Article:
Jeff has the unique manly ability to look at a stocked kitchen and state “There is nothing to eat”. What’s even more impressive than that is when I run down a list of things one can make for a meal from our kitchen and in less than an hour, he’s standing in the middle of our kitchen declaring it a food desert.

This is the little whiteboard in our kitchen. As you can see, I’ve got directions for our homemade oatmeal packets (instant oatmeal portioned out into baggies). There’s also a list of various things that he and Miss P can eat for lunch. (and the appointment reminder for our stove to be repaired. Do you know how hard it is cook without an oven?) I try to keep this board updated with what is readily available (especially leftovers). Down in the corner, you’ll also see notes from my mother who comes to visit once a week with Miss P. She’ll note nap time, any dinner and their activities for the afternoon. It’s pretty awesome that I can come home and have some reference for conversation with my daughter on those days.

I also portion leftovers off into individual servings to make it easy for their lunch or to grab for mine. We’re trying to transition into using glass containers rather than plastic. We use the Pyrex 12-Piece Glass Bake Serve N Store Set and are slowly adding to our collection.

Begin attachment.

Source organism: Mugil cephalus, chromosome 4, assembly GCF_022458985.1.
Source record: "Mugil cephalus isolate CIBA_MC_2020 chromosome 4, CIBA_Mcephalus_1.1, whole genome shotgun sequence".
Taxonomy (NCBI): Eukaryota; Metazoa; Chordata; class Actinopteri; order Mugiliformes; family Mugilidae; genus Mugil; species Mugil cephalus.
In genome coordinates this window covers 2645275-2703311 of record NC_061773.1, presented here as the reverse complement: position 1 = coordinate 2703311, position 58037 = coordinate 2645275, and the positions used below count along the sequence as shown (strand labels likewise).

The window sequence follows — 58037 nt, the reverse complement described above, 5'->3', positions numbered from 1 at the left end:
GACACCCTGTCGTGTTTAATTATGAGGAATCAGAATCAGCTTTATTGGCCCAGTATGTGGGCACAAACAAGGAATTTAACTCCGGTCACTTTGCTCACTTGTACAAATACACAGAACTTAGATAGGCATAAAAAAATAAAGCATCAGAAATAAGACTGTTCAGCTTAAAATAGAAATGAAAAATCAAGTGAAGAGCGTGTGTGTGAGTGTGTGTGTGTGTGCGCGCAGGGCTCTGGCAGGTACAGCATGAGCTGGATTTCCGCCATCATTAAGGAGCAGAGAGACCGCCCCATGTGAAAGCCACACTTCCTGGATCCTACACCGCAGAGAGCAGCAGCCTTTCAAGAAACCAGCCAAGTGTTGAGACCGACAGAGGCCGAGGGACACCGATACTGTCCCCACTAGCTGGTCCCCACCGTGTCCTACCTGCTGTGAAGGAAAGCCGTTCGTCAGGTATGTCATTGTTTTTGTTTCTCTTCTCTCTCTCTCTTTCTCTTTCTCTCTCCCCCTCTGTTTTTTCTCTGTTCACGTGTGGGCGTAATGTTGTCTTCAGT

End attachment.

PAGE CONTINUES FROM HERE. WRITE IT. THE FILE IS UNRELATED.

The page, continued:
Clothes that are not pajamas

Why not wear pajamas all day? My husband’s logic is that one doesn’t need to wear something other than pajamas  if one doesn’t leave the house. My daughter has a couple of very doting aunties and two grandmothers so she has quite an extensive and stylish wardrobe.  Jeff has not learned to have an appreciation for all of the style choices our daughter has.  I’ve tried a few different ways of setting out outfits for the days I work early. I’ve laid out outfits on the changing table and we labeled the clothes boxes.

 

Yes, I know it says “Sort Sleeves”. Jeff was in charge of printing and we didn’t notice the auto-spell check until we had already gotten the label up. This is just temporary storage for the clothes. I’m in the market for a decent second-hand dresser, just haven’t found the right one yet.

Tonight we tried something new. Miss P and I laid out several Ziploc bags and put complete outfits into each one. Now Jeff can just grab a bag and *poof* – instant style for Miss P. She had a great time putting the bags together with me. I filled the bags and she stacked them on top of each other. We’ll see if this is more effective.

Now if only we could come up with an effective way to keep the laundry current! Miss P is not a messy child most of the time, but it seems like our laundry hampers fill three times faster with her laundry added!

 

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Jeff and I love museums! So much so that during our week in Branson we toured more museums than we saw shows!